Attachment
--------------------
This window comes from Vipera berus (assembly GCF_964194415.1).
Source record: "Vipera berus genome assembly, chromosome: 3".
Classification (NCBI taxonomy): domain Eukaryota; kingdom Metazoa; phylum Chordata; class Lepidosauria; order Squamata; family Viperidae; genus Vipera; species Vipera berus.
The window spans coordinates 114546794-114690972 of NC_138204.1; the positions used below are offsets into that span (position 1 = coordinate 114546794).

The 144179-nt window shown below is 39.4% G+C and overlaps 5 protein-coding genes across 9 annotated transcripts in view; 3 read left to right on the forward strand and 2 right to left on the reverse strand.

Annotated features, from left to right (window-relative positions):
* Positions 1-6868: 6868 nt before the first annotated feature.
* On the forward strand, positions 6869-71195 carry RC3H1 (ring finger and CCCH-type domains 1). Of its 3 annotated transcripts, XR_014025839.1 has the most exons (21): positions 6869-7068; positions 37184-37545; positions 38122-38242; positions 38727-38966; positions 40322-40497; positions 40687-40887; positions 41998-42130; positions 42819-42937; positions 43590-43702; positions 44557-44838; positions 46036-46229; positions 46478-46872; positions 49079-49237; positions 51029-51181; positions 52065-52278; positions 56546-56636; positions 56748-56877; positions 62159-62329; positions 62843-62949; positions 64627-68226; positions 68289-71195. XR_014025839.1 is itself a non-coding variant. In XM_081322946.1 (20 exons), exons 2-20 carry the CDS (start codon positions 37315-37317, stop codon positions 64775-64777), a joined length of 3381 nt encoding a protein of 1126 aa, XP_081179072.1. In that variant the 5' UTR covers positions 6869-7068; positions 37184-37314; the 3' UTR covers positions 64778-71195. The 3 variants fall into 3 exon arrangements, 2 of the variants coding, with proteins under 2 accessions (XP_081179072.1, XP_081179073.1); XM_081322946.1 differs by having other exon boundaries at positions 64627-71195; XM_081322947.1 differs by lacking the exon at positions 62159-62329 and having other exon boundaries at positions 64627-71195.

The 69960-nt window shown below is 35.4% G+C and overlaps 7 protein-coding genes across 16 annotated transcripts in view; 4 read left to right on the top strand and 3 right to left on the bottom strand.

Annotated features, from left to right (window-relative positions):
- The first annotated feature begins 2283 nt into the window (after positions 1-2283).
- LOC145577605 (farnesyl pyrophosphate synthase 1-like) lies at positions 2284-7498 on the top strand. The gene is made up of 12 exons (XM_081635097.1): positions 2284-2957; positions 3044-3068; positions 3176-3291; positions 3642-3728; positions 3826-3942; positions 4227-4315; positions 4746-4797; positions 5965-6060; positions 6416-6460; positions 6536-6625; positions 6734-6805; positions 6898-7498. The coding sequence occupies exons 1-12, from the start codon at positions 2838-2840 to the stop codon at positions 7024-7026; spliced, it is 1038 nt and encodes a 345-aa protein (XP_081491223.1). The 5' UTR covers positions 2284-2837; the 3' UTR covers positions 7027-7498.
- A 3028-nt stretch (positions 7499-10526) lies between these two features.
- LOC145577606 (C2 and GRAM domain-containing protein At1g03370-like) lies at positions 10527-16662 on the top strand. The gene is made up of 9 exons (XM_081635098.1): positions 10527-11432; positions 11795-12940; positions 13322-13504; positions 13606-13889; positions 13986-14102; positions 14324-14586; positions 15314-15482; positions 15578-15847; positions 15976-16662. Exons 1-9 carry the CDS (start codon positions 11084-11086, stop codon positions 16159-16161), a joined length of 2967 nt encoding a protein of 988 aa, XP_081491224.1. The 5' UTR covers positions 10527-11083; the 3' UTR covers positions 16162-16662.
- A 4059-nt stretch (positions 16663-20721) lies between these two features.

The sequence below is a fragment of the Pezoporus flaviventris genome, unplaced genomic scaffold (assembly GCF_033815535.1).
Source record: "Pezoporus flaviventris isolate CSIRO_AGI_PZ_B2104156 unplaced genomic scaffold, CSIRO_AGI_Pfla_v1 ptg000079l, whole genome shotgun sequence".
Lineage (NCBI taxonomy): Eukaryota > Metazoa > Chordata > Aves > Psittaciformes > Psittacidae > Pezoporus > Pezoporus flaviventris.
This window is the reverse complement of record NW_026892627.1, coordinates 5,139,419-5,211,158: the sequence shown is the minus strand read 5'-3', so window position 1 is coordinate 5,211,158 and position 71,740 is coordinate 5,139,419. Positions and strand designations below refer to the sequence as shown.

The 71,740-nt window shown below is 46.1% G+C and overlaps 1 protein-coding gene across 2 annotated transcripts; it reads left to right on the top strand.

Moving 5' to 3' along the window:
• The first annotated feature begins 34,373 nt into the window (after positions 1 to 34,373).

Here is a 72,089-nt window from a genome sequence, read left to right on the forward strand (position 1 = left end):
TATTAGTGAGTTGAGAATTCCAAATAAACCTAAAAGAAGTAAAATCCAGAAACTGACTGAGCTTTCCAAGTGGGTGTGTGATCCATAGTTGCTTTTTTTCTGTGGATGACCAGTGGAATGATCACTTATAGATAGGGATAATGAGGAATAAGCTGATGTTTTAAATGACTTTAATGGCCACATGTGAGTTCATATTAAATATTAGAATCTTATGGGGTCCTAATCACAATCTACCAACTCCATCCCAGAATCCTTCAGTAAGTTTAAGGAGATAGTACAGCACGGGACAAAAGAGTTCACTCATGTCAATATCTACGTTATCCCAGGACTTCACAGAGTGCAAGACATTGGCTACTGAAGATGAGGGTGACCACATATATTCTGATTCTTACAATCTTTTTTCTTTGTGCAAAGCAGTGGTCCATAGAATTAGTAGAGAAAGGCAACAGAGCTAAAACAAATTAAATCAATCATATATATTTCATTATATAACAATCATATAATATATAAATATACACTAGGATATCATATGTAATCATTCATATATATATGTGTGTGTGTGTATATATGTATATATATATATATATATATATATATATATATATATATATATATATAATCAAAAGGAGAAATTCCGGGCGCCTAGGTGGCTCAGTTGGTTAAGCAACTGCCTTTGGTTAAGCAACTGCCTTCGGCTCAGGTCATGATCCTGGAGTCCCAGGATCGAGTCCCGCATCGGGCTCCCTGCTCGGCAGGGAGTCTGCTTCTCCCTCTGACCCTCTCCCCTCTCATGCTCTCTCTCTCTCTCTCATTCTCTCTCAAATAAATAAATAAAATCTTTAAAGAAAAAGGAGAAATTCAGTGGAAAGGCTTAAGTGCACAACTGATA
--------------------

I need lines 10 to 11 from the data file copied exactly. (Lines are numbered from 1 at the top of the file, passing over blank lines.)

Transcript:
Annotated features, from left to right (window-relative positions):
- The first annotated feature begins 2283 nt into the window (after positions 1-2283).